Deutsche Bank has a credibility problem
At this year's annual media conference in Frankfurt, Christian Sewing presented himself in a combative mood. He expressed unwavering confidence that his bank would achieve its set goals for 2025. When it came to the return target of more than 10%, he emphasized the "more than" with a smile. Sewing also believes that the targeted cost-to-income ratio of less than 62.5% is achievable, partly because the bank is more flexible in its costs than many might think.
However, the "stable and resilient" cost path outlined by Sewing is not yet visible to outsiders. In 2023, primarily costs increased – not only due to inflation. Non-interest expenses rose by 6% to 21.7 billion euros, including non-operating costs of around 1.1 billion euros. The cost-to-income ratio stands at 75%, far from its target.
Analysts are skeptical of the equity story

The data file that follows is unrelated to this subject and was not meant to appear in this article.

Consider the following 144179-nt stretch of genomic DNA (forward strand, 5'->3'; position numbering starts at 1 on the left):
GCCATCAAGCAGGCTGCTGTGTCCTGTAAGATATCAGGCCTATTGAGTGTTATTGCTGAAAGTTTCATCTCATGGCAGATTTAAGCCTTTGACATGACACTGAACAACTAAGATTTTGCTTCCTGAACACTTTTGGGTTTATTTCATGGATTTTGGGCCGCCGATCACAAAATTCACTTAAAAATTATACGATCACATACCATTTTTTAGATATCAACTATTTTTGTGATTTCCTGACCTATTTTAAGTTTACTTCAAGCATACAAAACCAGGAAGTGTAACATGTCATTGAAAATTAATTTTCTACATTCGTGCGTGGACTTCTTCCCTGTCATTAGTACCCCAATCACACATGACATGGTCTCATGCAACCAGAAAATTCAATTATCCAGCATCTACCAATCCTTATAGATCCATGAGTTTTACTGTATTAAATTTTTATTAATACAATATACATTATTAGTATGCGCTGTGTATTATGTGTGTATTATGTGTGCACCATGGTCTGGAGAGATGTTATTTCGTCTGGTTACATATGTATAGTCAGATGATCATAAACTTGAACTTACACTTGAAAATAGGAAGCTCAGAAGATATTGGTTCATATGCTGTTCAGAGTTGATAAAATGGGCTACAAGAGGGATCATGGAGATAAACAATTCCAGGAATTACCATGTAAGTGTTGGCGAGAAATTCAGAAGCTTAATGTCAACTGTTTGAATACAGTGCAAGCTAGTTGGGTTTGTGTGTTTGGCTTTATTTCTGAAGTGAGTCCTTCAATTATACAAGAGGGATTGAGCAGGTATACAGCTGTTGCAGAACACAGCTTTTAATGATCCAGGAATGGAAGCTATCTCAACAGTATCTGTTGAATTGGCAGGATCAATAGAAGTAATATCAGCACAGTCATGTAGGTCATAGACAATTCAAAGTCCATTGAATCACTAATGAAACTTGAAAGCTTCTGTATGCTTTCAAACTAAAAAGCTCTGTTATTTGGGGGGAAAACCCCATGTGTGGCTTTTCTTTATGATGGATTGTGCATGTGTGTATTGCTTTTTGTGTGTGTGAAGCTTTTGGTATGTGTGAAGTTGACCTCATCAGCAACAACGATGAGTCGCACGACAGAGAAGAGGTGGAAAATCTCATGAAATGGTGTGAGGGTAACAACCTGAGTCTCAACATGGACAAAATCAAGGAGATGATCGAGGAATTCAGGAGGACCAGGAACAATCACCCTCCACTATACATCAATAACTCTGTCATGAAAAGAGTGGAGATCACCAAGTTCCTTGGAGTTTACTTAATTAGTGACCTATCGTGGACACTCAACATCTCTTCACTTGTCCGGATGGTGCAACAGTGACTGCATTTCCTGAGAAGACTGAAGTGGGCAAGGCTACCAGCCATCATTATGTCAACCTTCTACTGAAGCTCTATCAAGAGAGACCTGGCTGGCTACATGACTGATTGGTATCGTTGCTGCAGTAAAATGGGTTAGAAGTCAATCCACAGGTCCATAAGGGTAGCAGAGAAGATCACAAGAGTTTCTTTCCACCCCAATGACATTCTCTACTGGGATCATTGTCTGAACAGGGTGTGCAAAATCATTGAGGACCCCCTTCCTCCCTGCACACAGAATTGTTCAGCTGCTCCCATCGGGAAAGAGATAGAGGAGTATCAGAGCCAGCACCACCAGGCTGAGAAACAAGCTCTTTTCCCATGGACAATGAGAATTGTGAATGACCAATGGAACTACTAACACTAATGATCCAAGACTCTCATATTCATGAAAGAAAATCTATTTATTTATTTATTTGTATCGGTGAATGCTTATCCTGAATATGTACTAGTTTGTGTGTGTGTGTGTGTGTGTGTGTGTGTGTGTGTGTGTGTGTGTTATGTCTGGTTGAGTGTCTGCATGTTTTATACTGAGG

Analysts, in consensus, do not believe in a 10% return on equity. This is understandable, especially considering that it dropped from 9.4% to 7.4% compared to the previous year. The 9.4% figure was achieved only thanks to a tax credit that was not repeated in 2023. In terms of revenues, the bank has indeed grown more strongly than planned, but, like all banks, it was substantially fueled by interest-driven momentum.
The question arises: How does Deutsche Bank plan to achieve 10% by 2025 when it couldn't do so even in the absolute peak of interest rates? Hopes are certainly placed on the expensive-to-maintain investment bank. Through the acquired Numis, Deutsche Bank hopes to gain access to significant advisory business revenue in the UK. Overall, revenues are expected to reach around 32 billion euros by 2025, representing an average annual growth of 5.5 to 6.5%.
Deutsche Bank needs to cut costs
Ultimately, it will primarily come down to costs. The significant increase this year is partially justified by the bank management as conscious investments and expenses that are intended to have a revenue-increasing or cost-reducing impact in the medium to long term. Nevertheless, the bank must somehow save 2.5 billion euros and reduce costs to around 20 billion euros by 2025 for Sewing's return calculation to work. Whether this convinces shareholders in the long term remains to be seen. For now, they seem appeased.